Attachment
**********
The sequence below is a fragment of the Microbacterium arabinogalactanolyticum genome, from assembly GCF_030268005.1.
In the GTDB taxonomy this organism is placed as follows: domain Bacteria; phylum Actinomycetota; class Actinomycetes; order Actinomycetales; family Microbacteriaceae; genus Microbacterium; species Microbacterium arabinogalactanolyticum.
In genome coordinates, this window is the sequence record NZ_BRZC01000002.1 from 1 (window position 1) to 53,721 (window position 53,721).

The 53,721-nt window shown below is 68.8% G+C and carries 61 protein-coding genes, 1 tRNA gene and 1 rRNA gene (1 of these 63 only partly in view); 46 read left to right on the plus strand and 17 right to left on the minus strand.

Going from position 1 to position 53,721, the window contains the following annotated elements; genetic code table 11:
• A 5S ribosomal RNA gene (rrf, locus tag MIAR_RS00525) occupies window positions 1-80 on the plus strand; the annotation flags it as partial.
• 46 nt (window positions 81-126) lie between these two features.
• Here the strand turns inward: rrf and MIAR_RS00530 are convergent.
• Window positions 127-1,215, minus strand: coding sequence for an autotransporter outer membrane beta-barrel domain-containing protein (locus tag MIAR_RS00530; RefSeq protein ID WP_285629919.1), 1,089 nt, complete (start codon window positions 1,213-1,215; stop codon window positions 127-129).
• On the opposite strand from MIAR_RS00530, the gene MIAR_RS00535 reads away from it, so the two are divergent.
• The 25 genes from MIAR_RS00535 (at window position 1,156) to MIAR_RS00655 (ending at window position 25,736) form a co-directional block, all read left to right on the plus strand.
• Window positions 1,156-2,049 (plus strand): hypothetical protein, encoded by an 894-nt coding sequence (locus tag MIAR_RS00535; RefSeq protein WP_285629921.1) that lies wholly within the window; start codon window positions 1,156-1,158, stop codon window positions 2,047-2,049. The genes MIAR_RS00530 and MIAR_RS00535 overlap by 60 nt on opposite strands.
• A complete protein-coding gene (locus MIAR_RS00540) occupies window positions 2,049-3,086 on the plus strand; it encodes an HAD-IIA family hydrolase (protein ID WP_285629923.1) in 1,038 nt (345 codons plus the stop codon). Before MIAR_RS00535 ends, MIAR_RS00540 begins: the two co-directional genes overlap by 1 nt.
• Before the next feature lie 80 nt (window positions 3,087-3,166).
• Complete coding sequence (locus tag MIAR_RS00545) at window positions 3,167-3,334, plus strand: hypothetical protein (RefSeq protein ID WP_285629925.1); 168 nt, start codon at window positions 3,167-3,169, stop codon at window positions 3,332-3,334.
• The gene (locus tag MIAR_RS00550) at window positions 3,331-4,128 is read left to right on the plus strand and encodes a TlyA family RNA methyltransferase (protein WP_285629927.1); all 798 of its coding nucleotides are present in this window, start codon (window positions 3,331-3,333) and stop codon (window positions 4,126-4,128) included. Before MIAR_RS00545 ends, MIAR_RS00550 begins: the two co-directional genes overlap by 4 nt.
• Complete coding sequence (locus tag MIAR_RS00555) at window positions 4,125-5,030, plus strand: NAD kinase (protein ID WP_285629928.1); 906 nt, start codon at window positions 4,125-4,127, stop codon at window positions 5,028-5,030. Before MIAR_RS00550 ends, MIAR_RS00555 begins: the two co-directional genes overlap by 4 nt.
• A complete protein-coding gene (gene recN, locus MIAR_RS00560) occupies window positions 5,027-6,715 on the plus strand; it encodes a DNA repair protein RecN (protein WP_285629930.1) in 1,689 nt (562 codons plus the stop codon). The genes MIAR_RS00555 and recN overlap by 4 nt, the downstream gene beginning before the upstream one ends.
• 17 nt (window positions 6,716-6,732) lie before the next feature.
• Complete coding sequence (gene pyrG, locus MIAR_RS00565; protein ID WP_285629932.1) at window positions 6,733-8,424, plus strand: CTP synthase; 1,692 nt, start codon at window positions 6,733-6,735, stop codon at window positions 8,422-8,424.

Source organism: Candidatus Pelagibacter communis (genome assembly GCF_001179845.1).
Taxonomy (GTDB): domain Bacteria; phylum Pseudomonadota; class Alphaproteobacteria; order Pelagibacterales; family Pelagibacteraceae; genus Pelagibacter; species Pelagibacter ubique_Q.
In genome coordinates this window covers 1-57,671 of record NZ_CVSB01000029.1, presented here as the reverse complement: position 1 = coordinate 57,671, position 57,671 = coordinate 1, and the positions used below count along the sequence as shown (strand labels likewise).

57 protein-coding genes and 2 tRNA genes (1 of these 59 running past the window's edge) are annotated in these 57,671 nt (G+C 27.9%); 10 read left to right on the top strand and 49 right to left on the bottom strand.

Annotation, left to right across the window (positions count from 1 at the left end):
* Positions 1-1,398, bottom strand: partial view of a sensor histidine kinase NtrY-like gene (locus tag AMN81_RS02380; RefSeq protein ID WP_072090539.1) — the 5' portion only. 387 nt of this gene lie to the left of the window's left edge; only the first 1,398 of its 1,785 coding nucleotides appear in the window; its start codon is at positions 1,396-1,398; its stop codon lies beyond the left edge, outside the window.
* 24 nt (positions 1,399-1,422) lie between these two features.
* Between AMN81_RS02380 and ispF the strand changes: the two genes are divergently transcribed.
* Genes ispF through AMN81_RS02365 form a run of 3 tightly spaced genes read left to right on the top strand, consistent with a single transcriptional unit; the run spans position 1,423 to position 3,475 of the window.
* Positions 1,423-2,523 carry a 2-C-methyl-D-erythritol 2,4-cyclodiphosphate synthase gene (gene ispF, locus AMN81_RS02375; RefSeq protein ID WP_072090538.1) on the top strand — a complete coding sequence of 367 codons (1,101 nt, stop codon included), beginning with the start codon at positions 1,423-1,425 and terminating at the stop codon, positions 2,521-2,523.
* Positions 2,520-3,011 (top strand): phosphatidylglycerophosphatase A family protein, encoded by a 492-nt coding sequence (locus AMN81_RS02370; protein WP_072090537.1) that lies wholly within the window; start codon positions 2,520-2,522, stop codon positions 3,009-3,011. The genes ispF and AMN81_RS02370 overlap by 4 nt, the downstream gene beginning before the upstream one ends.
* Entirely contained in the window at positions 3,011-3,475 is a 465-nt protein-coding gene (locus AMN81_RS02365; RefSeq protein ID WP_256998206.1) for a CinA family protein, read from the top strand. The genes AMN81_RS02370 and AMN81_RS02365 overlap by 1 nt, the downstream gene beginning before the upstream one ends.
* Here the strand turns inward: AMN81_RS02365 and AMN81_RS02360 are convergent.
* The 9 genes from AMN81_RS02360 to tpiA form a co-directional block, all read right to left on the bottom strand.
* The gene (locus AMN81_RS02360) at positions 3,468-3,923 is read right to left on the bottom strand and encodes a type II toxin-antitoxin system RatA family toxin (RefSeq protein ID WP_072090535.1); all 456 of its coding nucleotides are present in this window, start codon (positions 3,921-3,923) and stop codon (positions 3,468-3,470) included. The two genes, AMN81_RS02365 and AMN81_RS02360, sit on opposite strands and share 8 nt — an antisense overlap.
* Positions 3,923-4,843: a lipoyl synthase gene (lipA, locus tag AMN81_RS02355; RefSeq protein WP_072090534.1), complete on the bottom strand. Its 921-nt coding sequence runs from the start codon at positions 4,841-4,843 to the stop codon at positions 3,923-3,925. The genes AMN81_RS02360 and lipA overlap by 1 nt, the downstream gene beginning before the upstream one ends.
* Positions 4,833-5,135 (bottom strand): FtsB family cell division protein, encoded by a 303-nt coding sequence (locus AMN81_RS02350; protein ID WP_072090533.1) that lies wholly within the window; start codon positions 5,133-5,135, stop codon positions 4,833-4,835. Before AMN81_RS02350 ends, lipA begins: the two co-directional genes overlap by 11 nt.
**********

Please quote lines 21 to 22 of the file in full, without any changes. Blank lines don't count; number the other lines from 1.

Source organism: Candidatus Pelagibacter communis (genome assembly GCF_001179845.1).
Taxonomy (GTDB): domain Bacteria; phylum Pseudomonadota; class Alphaproteobacteria; order Pelagibacterales; family Pelagibacteraceae; genus Pelagibacter; species Pelagibacter ubique_Q.